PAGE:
Study Phase  ICMJE Not Applicable
Study Design  ICMJE Allocation: Randomized
Intervention Model: Parallel Assignment
Masking: Single (Participant)
Primary Purpose: Treatment
Condition  ICMJE Renal Failure
Intervention  ICMJE
  • Procedure: Cold blood renal perfusion
    Both kidneys receive intermitent perfusion with cold (4 degrees C) autologous blood during thoracoabdominal aortic aneurysm repair.
  • Procedure: Cold crystalloid renal perfusion
    Both kidneys receive intermittent perfusion with cold (4 degrees C) lactated Ringer's solution during thoracoabdominal aortic aneurysm repair. This is the standard renal perfusion technique in our practice.
Study Arms  ICMJE
  • Experimental: 1
    Cold blood renal perfusion
    Intervention: Procedure: Cold blood renal perfusion
  • Active Comparator: 2
    Cold crystalloid renal perfusion
    Intervention: Procedure: Cold crystalloid renal perfusion
Publications * Not Provided

*   Includes publications given by the data provider as well as publications identified by Identifier (NCT Number) in Medline.
Recruitment Information
Recruitment Status  ICMJE Completed
Actual Enrollment  ICMJE
 (submitted: June 4, 2008)
Original Actual Enrollment  ICMJE Same as current
Actual Study Completion Date  ICMJE December 2006
Actual Primary Completion Date December 2006   (Final data collection date for primary outcome measure)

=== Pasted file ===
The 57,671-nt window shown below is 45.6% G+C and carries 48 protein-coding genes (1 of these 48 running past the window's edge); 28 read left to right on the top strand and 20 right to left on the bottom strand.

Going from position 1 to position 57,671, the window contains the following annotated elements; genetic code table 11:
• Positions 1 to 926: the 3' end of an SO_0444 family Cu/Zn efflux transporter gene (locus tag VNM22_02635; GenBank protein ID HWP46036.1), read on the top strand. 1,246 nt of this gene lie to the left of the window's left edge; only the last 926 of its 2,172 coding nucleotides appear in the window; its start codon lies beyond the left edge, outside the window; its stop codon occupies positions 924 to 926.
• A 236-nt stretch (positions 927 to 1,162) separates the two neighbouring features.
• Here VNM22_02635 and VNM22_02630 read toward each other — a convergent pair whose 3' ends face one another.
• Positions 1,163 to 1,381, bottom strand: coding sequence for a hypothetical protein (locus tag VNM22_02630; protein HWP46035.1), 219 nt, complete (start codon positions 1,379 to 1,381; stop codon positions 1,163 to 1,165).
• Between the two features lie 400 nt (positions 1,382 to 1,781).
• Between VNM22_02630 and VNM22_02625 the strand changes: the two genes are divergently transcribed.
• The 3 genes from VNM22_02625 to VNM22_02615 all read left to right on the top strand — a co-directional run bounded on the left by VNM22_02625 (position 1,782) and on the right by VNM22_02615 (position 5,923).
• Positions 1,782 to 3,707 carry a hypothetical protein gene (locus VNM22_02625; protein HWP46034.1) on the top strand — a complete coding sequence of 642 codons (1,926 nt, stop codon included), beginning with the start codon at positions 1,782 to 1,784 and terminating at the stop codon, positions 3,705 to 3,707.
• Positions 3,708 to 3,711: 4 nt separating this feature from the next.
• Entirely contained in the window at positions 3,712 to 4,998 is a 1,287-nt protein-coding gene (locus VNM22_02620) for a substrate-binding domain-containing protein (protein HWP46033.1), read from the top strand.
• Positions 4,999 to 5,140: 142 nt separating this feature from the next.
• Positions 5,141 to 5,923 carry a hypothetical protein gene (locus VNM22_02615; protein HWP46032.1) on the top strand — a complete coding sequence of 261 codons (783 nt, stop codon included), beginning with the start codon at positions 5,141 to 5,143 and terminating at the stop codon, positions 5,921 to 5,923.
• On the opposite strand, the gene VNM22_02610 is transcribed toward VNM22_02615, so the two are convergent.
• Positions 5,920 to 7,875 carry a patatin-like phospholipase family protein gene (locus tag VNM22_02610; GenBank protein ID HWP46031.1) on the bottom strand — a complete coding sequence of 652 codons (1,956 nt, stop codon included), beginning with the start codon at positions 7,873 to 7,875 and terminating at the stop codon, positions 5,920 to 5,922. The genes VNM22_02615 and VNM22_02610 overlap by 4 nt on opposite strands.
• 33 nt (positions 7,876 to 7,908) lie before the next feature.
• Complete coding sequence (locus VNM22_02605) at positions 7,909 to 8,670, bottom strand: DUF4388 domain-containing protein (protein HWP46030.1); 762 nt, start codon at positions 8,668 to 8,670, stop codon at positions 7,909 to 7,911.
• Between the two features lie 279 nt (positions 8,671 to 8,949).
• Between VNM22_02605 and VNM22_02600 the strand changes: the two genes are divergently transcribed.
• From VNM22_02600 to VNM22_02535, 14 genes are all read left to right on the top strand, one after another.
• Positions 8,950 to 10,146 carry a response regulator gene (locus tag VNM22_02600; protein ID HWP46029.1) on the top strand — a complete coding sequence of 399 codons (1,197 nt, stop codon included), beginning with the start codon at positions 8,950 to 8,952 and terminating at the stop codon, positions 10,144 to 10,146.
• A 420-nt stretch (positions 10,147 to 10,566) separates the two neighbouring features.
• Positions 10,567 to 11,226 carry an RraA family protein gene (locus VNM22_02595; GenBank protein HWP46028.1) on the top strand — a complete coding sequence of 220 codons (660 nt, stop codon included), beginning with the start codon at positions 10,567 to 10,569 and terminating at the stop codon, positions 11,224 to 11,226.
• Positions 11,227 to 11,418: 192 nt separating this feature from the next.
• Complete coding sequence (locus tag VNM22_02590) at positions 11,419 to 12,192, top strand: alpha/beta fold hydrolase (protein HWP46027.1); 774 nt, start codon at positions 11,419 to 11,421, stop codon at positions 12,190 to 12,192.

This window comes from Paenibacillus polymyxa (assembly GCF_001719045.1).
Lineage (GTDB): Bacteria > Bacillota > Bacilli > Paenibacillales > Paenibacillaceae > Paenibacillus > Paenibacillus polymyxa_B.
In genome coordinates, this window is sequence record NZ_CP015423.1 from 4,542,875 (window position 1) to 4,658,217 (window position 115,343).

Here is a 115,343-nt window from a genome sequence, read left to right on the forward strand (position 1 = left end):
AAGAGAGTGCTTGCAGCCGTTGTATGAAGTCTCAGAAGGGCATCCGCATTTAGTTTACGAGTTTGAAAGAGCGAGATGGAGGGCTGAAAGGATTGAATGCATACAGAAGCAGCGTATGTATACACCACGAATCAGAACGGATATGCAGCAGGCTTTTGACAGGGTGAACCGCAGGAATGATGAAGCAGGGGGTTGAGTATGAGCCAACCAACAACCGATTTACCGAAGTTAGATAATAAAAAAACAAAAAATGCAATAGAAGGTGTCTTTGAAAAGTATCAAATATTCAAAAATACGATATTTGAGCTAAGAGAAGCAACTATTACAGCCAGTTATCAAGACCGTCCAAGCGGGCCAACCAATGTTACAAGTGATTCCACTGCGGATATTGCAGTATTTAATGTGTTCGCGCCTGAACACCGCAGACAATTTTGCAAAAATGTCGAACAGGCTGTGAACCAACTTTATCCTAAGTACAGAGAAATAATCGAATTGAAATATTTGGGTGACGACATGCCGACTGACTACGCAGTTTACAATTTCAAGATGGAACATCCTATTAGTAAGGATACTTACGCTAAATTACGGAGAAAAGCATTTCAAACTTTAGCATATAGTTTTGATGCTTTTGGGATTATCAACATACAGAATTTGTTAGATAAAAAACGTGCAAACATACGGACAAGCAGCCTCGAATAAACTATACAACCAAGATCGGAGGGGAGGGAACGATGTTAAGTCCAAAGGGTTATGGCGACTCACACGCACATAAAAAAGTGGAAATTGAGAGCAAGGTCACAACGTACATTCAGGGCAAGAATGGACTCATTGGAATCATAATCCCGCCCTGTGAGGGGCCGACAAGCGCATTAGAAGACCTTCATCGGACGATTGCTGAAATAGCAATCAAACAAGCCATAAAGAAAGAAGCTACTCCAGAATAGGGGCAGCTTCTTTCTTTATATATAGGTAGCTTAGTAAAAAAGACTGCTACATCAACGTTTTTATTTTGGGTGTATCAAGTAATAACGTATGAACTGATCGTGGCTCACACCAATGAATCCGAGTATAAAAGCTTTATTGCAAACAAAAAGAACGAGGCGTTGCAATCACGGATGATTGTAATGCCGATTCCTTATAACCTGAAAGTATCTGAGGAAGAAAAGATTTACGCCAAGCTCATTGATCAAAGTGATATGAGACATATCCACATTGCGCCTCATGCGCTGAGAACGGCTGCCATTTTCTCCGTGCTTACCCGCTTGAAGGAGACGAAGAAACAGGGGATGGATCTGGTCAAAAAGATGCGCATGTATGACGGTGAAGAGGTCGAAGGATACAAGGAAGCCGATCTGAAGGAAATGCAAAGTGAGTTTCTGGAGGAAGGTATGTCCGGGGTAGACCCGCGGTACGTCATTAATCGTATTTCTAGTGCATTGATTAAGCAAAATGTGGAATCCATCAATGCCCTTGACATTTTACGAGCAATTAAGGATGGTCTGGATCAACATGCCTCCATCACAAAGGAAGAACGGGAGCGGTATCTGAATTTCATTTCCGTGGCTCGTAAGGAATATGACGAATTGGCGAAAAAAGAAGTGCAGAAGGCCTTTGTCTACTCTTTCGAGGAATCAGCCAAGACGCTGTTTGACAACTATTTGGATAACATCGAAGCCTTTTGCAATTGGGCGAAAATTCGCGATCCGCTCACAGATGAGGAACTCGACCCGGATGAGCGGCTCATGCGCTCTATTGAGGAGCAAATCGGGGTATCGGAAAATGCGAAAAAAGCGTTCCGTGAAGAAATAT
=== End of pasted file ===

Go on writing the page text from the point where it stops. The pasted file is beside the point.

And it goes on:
Eligibility Criteria  ICMJE

Inclusion Criteria:

  • age equal to or greater than 18
  • planned extent II or III thoracoabdominal aortic aneurysm repair
  • planned left heart bypass
  • patient consent obtained

Exclusion Criteria:

  • impaired left ventricular function
  • impaired renal function
  • prior thoracoabdominal aortic aneurysm repair
  • pseudoaneurysm
  • pre-existing liver disease
  • free aortic aneurysm rupture
  • inability to measure renal temperature
  • extent I or IV thoracoabdominal aortic aneurysm repair
Sex/Gender  ICMJE
Sexes Eligible for Study: All
Ages  ICMJE 18 Years and older   (Adult, Older Adult)
Accepts Healthy Volunteers  ICMJE No
Contacts  ICMJE Contact information is only displayed when the study is recruiting subjects
Listed Location Countries  ICMJE United States
Removed Location Countries  
Administrative Information
NCT Number  ICMJE NCT00691756
Other Study ID Numbers  ICMJE H-9764
Has Data Monitoring Committee No
U.S. FDA-regulated Product Not Provided
IPD Sharing Statement  ICMJE Not Provided
Responsible Party Scott A. LeMaire, MD, Baylor College of Medicine
Study Sponsor  ICMJE Baylor College of Medicine
Collaborators  ICMJE
  • Gillson-Longenbaugh Foundation
  • Texas Heart Institute
Investigators  ICMJE
Principal Investigator: Scott A. LeMaire, MD Baylor College of Medicine
PRS Account Baylor College of Medicine
Verification Date June 2008

ICMJE     Data element required by the International Committee of Medical Journal Editors and the World Health Organization ICTRP